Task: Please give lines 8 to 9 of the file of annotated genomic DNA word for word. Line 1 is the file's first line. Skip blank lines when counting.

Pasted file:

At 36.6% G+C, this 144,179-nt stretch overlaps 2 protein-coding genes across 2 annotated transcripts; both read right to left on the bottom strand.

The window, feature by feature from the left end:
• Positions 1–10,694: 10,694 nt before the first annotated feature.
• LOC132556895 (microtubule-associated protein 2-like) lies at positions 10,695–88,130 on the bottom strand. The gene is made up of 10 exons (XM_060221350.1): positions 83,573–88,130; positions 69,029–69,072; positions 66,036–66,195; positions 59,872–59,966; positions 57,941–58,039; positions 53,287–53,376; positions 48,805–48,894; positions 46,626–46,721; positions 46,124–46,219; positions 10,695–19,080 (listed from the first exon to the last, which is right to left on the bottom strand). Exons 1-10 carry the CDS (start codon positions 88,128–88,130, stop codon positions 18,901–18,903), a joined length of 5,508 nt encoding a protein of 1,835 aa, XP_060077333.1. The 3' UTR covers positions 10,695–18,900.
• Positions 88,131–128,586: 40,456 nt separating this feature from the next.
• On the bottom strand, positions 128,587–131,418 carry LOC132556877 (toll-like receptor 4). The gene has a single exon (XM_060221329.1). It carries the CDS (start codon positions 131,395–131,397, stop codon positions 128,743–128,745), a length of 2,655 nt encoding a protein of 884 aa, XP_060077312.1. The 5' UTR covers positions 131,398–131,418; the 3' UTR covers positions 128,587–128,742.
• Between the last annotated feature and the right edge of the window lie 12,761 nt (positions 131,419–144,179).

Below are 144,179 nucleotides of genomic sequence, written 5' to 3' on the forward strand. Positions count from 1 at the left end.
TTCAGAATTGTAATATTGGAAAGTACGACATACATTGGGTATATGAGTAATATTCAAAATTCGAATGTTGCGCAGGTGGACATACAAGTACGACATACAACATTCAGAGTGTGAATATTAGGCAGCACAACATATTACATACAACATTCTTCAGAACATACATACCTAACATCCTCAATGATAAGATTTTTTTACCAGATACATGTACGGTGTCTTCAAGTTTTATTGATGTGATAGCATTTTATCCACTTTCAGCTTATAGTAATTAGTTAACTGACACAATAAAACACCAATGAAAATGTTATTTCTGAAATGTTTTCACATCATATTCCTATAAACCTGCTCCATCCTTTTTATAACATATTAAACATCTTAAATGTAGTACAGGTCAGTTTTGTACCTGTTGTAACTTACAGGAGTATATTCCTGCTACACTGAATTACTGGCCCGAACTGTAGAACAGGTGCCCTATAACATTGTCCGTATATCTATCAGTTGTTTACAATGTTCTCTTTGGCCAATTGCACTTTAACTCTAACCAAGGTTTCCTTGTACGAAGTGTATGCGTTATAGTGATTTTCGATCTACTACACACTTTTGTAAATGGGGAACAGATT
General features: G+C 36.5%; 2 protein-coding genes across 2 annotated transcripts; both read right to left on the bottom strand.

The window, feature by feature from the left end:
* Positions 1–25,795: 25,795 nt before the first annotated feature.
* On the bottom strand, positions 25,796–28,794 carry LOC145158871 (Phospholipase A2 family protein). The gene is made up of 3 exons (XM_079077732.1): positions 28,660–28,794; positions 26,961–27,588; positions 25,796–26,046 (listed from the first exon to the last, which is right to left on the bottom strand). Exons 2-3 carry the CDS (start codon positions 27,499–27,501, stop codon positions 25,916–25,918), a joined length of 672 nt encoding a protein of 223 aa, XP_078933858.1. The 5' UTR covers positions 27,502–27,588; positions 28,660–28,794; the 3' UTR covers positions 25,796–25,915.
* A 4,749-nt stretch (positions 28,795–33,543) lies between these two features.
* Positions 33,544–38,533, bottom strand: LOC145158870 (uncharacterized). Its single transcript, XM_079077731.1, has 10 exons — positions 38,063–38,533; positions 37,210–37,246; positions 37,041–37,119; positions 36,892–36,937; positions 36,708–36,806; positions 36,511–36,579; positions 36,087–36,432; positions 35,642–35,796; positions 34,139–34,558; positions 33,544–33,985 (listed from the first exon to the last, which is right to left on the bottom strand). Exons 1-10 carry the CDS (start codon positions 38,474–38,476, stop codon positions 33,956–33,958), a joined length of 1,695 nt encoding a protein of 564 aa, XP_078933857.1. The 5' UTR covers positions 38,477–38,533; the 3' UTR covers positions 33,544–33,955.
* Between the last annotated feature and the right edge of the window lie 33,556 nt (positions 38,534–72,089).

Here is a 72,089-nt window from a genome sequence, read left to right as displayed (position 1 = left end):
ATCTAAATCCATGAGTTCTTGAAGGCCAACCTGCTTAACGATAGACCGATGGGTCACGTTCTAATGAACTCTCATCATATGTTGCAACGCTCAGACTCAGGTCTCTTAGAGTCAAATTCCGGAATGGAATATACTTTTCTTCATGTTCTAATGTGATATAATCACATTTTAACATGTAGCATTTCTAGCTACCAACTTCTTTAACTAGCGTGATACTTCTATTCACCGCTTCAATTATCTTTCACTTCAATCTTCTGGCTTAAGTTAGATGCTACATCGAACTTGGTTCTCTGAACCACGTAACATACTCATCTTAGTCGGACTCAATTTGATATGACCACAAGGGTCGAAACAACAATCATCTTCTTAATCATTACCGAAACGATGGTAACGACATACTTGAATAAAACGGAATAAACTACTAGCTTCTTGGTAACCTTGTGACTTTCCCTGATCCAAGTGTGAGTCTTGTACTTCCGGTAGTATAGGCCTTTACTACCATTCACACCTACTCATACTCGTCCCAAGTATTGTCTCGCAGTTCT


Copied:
Below are 144,179 nucleotides of genomic sequence, written 5' to 3' on the forward strand. Positions count from 1 at the left end.
TTCAGAATTGTAATATTGGAAAGTACGACATACATTGGGTATATGAGTAATATTCAAAATTCGAATGTTGCGCAGGTGGACATACAAGTACGACATACAACATTCAGAGTGTGAATATTAGGCAGCACAACATATTACATACAACATTCTTCAGAACATACATACCTAACATCCTCAATGATAAGATTTTTTTACCAGATACATGTACGGTGTCTTCAAGTTTTATTGATGTGATAGCATTTTATCCACTTTCAGCTTATAGTAATTAGTTAACTGACACAATAAAACACCAATGAAAATGTTATTTCTGAAATGTTTTCACATCATATTCCTATAAACCTGCTCCATCCTTTTTATAACATATTAAACATCTTAAATGTAGTACAGGTCAGTTTTGTACCTGTTGTAACTTACAGGAGTATATTCCTGCTACACTGAATTACTGGCCCGAACTGTAGAACAGGTGCCCTATAACATTGTCCGTATATCTATCAGTTGTTTACAATGTTCTCTTTGGCCAATTGCACTTTAACTCTAACCAAGGTTTCCTTGTACGAAGTGTATGCGTTATAGTGATTTTCGATCTACTACACACTTTTGTAAATGGGGAACAGATT